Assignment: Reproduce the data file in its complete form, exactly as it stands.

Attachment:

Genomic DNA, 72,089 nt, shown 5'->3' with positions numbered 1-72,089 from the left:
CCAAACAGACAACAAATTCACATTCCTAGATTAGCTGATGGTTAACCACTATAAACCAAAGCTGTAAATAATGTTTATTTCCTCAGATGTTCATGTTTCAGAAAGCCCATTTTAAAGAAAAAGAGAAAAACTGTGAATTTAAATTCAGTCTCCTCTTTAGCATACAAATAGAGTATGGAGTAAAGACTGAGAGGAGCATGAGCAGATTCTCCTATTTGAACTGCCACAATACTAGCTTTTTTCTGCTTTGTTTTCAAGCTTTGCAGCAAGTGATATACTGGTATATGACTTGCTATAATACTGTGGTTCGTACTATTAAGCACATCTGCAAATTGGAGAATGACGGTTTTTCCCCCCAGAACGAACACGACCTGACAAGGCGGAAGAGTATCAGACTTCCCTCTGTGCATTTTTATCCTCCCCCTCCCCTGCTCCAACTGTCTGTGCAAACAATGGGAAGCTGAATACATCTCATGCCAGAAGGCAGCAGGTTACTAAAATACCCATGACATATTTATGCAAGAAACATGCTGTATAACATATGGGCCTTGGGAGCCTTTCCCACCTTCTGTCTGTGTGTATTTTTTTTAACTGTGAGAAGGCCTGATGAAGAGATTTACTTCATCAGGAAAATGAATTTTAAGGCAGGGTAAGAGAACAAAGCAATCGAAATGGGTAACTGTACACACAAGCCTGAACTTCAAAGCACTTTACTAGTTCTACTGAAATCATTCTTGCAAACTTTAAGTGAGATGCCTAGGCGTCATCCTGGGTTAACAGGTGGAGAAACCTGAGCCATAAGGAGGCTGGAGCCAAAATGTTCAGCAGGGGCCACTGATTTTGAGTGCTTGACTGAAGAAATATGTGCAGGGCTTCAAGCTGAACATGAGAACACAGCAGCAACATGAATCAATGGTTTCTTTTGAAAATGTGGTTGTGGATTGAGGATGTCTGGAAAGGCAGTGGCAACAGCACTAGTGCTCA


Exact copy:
Genomic DNA, 72,089 nt, shown 5'->3' with positions numbered 1-72,089 from the left:
CCAAACAGACAACAAATTCACATTCCTAGATTAGCTGATGGTTAACCACTATAAACCAAAGCTGTAAATAATGTTTATTTCCTCAGATGTTCATGTTTCAGAAAGCCCATTTTAAAGAAAAAGAGAAAAACTGTGAATTTAAATTCAGTCTCCTCTTTAGCATACAAATAGAGTATGGAGTAAAGACTGAGAGGAGCATGAGCAGATTCTCCTATTTGAACTGCCACAATACTAGCTTTTTTCTGCTTTGTTTTCAAGCTTTGCAGCAAGTGATATACTGGTATATGACTTGCTATAATACTGTGGTTCGTACTATTAAGCACATCTGCAAATTGGAGAATGACGGTTTTTCCCCCCAGAACGAACACGACCTGACAAGGCGGAAGAGTATCAGACTTCCCTCTGTGCATTTTTATCCTCCCCCTCCCCTGCTCCAACTGTCTGTGCAAACAATGGGAAGCTGAATACATCTCATGCCAGAAGGCAGCAGGTTACTAAAATACCCATGACATATTTATGCAAGAAACATGCTGTATAACATATGGGCCTTGGGAGCCTTTCCCACCTTCTGTCTGTGTGTATTTTTTTTAACTGTGAGAAGGCCTGATGAAGAGATTTACTTCATCAGGAAAATGAATTTTAAGGCAGGGTAAGAGAACAAAGCAATCGAAATGGGTAACTGTACACACAAGCCTGAACTTCAAAGCACTTTACTAGTTCTACTGAAATCATTCTTGCAAACTTTAAGTGAGATGCCTAGGCGTCATCCTGGGTTAACAGGTGGAGAAACCTGAGCCATAAGGAGGCTGGAGCCAAAATGTTCAGCAGGGGCCACTGATTTTGAGTGCTTGACTGAAGAAATATGTGCAGGGCTTCAAGCTGAACATGAGAACACAGCAGCAACATGAATCAATGGTTTCTTTTGAAAATGTGGTTGTGGATTGAGGATGTCTGGAAAGGCAGTGGCAACAGCACTAGTGCTCA